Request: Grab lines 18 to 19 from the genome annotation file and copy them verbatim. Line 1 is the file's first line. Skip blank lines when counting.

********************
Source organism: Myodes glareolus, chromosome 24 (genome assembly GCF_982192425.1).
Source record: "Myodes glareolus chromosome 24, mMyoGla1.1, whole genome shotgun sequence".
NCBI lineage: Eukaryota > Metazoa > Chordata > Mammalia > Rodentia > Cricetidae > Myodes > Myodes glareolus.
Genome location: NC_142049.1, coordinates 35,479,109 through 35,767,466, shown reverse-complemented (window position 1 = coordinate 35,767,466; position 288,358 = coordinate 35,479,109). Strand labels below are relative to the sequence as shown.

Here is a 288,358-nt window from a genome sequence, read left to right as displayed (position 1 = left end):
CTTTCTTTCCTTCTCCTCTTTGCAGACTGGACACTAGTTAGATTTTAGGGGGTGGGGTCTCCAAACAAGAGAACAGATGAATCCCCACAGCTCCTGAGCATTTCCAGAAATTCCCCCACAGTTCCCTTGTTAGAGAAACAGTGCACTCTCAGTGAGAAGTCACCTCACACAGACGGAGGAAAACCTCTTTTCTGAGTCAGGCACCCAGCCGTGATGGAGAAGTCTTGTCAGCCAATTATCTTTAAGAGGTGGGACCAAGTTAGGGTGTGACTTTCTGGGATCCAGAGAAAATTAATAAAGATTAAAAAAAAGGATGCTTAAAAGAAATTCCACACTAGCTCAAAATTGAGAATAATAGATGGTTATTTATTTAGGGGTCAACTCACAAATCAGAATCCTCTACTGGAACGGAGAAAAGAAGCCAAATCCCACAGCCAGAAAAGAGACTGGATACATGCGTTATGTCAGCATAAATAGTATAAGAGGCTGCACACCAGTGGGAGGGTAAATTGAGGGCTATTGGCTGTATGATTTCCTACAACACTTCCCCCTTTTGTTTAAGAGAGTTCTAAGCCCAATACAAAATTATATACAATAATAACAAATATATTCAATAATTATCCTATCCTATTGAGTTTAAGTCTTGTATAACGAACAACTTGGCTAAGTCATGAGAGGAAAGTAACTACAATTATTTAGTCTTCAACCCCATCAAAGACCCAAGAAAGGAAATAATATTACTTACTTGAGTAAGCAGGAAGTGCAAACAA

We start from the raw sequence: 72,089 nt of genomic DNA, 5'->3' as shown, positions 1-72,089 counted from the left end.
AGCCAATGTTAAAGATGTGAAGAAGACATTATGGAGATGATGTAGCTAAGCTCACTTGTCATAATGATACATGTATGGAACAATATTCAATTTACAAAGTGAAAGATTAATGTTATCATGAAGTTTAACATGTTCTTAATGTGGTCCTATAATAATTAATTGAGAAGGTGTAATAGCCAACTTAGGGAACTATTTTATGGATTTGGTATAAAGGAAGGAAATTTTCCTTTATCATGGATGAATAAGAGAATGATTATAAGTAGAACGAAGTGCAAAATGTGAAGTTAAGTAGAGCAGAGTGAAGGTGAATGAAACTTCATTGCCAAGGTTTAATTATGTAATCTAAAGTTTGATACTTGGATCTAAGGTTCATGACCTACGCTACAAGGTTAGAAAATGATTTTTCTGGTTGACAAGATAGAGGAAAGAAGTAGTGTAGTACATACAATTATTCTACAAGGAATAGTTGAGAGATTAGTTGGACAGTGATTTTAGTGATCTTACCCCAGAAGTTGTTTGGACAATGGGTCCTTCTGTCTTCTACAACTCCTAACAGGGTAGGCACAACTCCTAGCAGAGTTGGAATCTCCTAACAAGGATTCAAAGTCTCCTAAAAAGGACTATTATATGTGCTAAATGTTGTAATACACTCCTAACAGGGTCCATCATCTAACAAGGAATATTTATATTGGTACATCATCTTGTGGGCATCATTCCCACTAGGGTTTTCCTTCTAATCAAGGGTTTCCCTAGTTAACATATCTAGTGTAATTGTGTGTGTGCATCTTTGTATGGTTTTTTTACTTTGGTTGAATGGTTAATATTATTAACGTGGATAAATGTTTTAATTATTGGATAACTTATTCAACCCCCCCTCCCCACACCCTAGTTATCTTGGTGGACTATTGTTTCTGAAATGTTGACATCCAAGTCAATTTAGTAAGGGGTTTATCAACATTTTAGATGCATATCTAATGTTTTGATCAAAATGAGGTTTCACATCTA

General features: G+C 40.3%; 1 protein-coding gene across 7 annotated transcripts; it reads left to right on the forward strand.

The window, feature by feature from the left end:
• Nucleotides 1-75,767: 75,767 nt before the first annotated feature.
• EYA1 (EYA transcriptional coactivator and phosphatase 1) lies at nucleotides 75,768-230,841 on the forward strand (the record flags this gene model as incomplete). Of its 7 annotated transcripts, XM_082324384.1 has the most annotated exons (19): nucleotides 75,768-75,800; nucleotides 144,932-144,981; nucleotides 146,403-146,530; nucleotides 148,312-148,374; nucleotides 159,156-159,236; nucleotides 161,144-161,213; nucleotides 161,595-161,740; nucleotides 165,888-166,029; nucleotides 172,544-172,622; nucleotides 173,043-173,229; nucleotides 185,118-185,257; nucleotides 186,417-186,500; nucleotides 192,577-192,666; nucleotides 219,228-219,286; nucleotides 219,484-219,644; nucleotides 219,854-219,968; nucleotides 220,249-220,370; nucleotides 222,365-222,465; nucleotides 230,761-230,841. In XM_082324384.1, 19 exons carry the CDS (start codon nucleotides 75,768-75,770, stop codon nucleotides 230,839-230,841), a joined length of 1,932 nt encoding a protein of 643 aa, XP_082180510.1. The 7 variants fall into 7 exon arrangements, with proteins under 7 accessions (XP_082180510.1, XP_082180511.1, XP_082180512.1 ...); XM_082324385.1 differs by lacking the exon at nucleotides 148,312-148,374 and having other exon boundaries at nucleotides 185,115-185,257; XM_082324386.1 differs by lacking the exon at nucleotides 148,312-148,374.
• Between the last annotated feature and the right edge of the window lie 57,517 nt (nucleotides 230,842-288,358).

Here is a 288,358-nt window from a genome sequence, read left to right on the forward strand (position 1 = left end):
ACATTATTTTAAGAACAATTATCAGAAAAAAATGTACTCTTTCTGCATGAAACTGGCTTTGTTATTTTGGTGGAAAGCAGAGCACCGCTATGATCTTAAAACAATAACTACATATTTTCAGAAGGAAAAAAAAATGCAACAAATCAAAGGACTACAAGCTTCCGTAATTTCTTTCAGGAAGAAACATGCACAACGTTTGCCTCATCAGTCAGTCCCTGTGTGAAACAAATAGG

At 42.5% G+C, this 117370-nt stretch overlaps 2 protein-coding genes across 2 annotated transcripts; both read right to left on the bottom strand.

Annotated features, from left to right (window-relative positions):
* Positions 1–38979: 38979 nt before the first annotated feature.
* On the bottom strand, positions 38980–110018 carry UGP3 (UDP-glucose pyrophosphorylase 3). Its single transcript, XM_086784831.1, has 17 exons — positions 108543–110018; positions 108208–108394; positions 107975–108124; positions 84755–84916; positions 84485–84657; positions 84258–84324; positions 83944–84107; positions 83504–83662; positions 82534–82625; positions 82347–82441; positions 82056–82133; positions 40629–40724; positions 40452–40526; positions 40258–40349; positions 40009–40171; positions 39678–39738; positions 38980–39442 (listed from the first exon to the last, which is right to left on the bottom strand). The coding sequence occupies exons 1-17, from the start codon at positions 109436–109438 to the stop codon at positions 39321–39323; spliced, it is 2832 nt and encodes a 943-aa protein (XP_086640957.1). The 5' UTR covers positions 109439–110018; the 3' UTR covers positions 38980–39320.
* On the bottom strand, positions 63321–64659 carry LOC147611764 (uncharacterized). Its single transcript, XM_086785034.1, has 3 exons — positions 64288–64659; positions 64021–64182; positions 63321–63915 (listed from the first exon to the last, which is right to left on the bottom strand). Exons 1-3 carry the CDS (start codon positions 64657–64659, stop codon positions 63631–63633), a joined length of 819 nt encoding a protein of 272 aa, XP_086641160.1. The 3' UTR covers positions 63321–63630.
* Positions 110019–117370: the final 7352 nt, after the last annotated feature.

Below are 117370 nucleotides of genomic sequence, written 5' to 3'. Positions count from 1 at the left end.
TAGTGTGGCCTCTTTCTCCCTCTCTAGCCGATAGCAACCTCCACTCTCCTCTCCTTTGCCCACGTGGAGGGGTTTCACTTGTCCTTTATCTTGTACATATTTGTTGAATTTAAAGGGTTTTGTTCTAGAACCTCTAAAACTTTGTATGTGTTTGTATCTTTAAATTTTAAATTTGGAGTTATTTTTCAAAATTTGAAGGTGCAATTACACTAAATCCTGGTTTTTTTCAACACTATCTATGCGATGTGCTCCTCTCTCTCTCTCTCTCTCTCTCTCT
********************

* Positions 1–38979: 38979 nt before the first annotated feature.
* On the bottom strand, positions 38980–110018 carry UGP3 (UDP-glucose pyrophosphorylase 3). Its single transcript, XM_086784831.1, has 17 exons — positions 108543–110018; positions 108208–108394; positions 107975–108124; positions 84755–84916; positions 84485–84657; positions 84258–84324; positions 83944–84107; positions 83504–83662; positions 82534–82625; positions 82347–82441; positions 82056–82133; positions 40629–40724; positions 40452–40526; positions 40258–40349; positions 40009–40171; positions 39678–39738; positions 38980–39442 (listed from the first exon to the last, which is right to left on the bottom strand). The coding sequence occupies exons 1-17, from the start codon at positions 109436–109438 to the stop codon at positions 39321–39323; spliced, it is 2832 nt and encodes a 943-aa protein (XP_086640957.1). The 5' UTR covers positions 109439–110018; the 3' UTR covers positions 38980–39320.